Meconium Aspiration Syndrome: An Insight

U Raju, V Sondhi, S K Patnaik
Medical Journal, Armed Forces India 2010, 66 (2): 152-7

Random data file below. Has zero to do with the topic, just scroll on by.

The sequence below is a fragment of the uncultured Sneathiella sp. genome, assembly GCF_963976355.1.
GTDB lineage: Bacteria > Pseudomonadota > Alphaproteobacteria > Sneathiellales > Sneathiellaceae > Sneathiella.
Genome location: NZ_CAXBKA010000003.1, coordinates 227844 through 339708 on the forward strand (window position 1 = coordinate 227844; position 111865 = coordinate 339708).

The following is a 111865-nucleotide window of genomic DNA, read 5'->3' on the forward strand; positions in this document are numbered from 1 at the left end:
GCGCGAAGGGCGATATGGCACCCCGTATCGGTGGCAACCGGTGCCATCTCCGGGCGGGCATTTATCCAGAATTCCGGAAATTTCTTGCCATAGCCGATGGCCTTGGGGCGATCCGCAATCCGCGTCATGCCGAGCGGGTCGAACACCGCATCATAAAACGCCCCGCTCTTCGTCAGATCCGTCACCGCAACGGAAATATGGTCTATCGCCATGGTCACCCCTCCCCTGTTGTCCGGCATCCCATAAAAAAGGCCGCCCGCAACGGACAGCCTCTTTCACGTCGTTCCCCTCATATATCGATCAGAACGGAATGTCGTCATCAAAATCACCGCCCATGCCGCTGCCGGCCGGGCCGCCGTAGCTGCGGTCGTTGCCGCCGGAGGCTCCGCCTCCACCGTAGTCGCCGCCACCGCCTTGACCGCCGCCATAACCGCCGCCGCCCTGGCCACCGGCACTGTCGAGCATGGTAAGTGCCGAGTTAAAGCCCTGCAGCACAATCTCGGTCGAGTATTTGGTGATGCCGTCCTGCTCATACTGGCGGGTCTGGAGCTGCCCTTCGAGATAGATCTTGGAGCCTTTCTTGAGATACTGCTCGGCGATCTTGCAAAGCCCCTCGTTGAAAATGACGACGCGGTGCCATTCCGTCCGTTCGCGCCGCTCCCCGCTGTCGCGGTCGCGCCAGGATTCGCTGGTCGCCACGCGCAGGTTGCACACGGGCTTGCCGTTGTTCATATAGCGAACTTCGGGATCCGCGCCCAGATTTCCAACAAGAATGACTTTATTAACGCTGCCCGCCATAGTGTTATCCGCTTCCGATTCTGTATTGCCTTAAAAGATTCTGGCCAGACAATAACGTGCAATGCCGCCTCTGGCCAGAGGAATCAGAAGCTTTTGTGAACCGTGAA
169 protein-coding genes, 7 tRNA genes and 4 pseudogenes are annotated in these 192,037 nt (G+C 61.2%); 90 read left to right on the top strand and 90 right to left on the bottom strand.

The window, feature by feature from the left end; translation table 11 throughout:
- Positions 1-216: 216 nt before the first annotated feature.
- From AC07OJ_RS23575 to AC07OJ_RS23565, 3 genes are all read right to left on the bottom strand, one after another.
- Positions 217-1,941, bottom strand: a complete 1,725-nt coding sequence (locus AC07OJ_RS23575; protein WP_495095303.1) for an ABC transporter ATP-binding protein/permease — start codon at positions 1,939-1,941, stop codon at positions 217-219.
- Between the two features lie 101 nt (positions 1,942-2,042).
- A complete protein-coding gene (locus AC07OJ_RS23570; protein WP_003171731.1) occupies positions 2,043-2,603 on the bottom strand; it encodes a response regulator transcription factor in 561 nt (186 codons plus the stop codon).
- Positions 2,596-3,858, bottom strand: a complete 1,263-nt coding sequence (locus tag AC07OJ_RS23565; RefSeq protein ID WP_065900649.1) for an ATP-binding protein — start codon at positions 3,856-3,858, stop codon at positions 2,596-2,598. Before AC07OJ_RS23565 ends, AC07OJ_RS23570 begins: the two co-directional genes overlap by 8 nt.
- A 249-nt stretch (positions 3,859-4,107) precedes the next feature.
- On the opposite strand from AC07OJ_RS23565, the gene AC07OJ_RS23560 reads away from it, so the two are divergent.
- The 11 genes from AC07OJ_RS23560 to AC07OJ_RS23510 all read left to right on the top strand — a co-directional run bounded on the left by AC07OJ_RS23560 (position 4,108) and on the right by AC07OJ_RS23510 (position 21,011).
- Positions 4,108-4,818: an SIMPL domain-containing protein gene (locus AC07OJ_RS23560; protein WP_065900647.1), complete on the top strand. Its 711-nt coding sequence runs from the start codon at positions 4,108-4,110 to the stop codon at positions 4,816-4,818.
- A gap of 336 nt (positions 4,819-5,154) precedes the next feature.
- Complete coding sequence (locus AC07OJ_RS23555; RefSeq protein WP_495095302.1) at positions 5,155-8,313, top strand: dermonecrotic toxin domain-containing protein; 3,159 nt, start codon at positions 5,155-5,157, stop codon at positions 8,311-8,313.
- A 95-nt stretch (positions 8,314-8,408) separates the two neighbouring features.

Meconium aspiration syndrome (MAS) is respiratory distress in a newborn baby caused by the presence of meconium in the tracheobronchial airways. The aspiration of meconium stained amniotic fluid by the fetus can happen during antepartum or intrapartum periods and can result in airway obstruction, interference with alveolar gas exchange, chemical pneumonitis as well as surfactant dysfunction. These pulmonary effects cause gross ventilation-perfusion mismatching. To complicate matters further, many infants with MAS have primary or secondary persistent pulmonary hypertension of the newborn as a result of chronic in utero stress and thickening of the pulmonary vessels. Although meconium is sterile, its presence in the air passages can predispose the infant to pulmonary infection. MAS is essentially a clinical diagnosis and should always be suspected in a child with respiratory distress and meconium-stained amniotic fluid at delivery. Though a known entity for a long time, its management still remains contentious. Intubation and direct tracheal suction is performed when meconium is observed in the amniotic fluid and the infant is not vigorous. Subsequent management involves ventilation, surfactant instillation and lavage, inhaled nitric oxide and high frequency ventilation. The role of steroids continues to be controversial.

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